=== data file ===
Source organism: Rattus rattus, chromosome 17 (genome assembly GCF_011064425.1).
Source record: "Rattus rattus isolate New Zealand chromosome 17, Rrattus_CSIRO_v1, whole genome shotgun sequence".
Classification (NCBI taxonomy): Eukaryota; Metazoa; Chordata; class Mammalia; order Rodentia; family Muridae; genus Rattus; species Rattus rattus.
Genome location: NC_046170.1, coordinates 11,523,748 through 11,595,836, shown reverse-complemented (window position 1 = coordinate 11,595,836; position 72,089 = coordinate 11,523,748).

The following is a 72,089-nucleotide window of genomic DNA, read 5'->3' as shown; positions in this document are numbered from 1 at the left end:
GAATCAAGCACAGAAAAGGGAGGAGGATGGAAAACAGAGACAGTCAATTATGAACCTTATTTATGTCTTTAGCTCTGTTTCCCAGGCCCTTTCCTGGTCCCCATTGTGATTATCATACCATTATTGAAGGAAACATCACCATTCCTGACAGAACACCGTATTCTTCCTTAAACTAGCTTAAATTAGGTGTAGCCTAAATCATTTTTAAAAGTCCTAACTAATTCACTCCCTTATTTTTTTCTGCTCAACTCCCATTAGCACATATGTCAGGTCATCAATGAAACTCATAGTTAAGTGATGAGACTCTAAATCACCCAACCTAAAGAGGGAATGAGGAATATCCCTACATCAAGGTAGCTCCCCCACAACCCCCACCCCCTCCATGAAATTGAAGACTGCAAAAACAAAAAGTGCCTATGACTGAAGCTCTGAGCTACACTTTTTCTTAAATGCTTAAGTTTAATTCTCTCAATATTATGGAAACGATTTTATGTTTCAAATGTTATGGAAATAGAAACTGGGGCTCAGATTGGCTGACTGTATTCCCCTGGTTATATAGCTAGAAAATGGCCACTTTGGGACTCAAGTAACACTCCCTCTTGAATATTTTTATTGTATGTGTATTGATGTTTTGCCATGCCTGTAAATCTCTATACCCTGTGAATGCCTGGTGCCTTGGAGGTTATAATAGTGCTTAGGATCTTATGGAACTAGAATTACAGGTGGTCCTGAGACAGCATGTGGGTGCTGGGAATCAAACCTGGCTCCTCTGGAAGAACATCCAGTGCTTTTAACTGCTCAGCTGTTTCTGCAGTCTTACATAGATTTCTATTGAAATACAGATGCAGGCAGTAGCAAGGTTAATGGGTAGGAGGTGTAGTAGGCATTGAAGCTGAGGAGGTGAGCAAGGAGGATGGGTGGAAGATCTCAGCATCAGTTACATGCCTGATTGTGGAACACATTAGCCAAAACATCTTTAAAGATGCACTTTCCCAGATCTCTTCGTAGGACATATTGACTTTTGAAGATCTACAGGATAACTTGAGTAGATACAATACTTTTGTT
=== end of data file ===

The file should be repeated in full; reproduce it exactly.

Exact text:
Source organism: Rattus rattus, chromosome 17 (genome assembly GCF_011064425.1).
Source record: "Rattus rattus isolate New Zealand chromosome 17, Rrattus_CSIRO_v1, whole genome shotgun sequence".
Classification (NCBI taxonomy): Eukaryota; Metazoa; Chordata; class Mammalia; order Rodentia; family Muridae; genus Rattus; species Rattus rattus.
Genome location: NC_046170.1, coordinates 11,523,748 through 11,595,836, shown reverse-complemented (window position 1 = coordinate 11,595,836; position 72,089 = coordinate 11,523,748).

The following is a 72,089-nucleotide window of genomic DNA, read 5'->3' as shown; positions in this document are numbered from 1 at the left end:
GAATCAAGCACAGAAAAGGGAGGAGGATGGAAAACAGAGACAGTCAATTATGAACCTTATTTATGTCTTTAGCTCTGTTTCCCAGGCCCTTTCCTGGTCCCCATTGTGATTATCATACCATTATTGAAGGAAACATCACCATTCCTGACAGAACACCGTATTCTTCCTTAAACTAGCTTAAATTAGGTGTAGCCTAAATCATTTTTAAAAGTCCTAACTAATTCACTCCCTTATTTTTTTCTGCTCAACTCCCATTAGCACATATGTCAGGTCATCAATGAAACTCATAGTTAAGTGATGAGACTCTAAATCACCCAACCTAAAGAGGGAATGAGGAATATCCCTACATCAAGGTAGCTCCCCCACAACCCCCACCCCCTCCATGAAATTGAAGACTGCAAAAACAAAAAGTGCCTATGACTGAAGCTCTGAGCTACACTTTTTCTTAAATGCTTAAGTTTAATTCTCTCAATATTATGGAAACGATTTTATGTTTCAAATGTTATGGAAATAGAAACTGGGGCTCAGATTGGCTGACTGTATTCCCCTGGTTATATAGCTAGAAAATGGCCACTTTGGGACTCAAGTAACACTCCCTCTTGAATATTTTTATTGTATGTGTATTGATGTTTTGCCATGCCTGTAAATCTCTATACCCTGTGAATGCCTGGTGCCTTGGAGGTTATAATAGTGCTTAGGATCTTATGGAACTAGAATTACAGGTGGTCCTGAGACAGCATGTGGGTGCTGGGAATCAAACCTGGCTCCTCTGGAAGAACATCCAGTGCTTTTAACTGCTCAGCTGTTTCTGCAGTCTTACATAGATTTCTATTGAAATACAGATGCAGGCAGTAGCAAGGTTAATGGGTAGGAGGTGTAGTAGGCATTGAAGCTGAGGAGGTGAGCAAGGAGGATGGGTGGAAGATCTCAGCATCAGTTACATGCCTGATTGTGGAACACATTAGCCAAAACATCTTTAAAGATGCACTTTCCCAGATCTCTTCGTAGGACATATTGACTTTTGAAGATCTACAGGATAACTTGAGTAGATACAATACTTTTGTT